As you start the home buying process, you quickly realize the importance of your credit score. Since many people cannot always pay cash for the entire home purchase, they must obtain financing from a lender. When applying for a home loan, most lenders require a solid credit report. As with any major line of credit, a mortgage appears on your credit report. Therefore, many may wonder how a home loan affects their credit score. In short, taking out a mortgage may drop your credit card initially, but long term, it can boost your score with regular, on-time payments.
Does buying a home hurt your credit score?
A recent LendingTree study states that getting a mortgage typically causes one’s credit score to fall by more than 20 points on average across the 50 largest metros in the United States. Furthermore, the study says that it typically rebounds to pre-loan levels within a year.
How a mortgage benefits your credit score
When mortgage payments are made as agreed and on time, it can help build your credit over time. On the flip side, if you miss a home loan payment, you will typically see a drop in your credit score. Two ways a mortgage can benefit your credit score include:
Add to credit history: Typically requiring 15 to 30 years of monthly payments, a mortgage allows plenty of time to build your on-time payment history as well as the age of your credit.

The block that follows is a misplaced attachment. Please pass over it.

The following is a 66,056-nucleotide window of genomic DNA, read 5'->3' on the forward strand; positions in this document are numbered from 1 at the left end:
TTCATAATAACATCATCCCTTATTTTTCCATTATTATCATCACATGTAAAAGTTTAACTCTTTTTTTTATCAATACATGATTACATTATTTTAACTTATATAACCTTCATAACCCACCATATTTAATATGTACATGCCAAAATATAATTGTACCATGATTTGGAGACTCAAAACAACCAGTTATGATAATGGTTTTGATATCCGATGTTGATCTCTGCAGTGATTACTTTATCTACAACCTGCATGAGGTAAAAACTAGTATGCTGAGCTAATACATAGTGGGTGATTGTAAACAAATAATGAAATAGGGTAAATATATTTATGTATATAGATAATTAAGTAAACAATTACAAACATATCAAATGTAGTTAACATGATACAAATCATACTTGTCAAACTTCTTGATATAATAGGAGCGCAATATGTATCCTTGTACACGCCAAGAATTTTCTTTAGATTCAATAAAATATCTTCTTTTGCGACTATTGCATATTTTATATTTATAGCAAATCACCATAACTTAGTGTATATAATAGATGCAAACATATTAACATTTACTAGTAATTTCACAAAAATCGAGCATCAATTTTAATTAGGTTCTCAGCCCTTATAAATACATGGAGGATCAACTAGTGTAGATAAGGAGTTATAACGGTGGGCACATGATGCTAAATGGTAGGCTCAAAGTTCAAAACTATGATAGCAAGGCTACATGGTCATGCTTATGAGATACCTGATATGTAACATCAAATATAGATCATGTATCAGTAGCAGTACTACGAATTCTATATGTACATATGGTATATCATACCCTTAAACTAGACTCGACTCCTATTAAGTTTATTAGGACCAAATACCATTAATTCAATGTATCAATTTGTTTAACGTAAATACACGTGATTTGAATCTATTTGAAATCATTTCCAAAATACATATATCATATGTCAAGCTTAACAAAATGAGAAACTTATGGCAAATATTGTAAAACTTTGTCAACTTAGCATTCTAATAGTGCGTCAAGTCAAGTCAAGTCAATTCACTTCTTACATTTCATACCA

Diversifying your credit: Anytime you use credit, such as credit cards, auto loans, or mortgages, it will affect your credit score. In the credit world, credit cards are referred to as revolving credit whereas a home loan is an installment loan. Therefore, adding a mortgage helps diversify your credit.
4 don’ts to ensure your credit score recovers quickly after getting a mortgage
While a mortgage temporarily drops your credit score, keeping clean credit will help it bounce back. Maintaining a good credit score ensures you qualify for the best rates when making other purchases, such as a vehicle or opening a new credit card. To help your score recover quickly after buying a home, avoid these 4 don’ts:
- Missing a payment or making late payments: On-time payments is one of the major determinates of your credit score.
- Having high balances on your credit cards: Another major factor affecting your credit score is credit utilization, which is the amount of available credit you’ve used. While you may have a large line of credit, fully utilizing it can negatively affect your score. Instead, it is preferred to use only a portion of it.
- Taking on new credit: It is best to wait for your score to recover before taking on new credit to help keep your score on an upward climb.
- Closing a credit card: Since the length of credit history is a factor for calculating your credit score, usually, keeping older accounts open is better than closing them.
Have additional questions about your credit score or qualifying for a home loan? Contact the Highlands Realty team for a list of local lenders who are happy to answer your financial questions.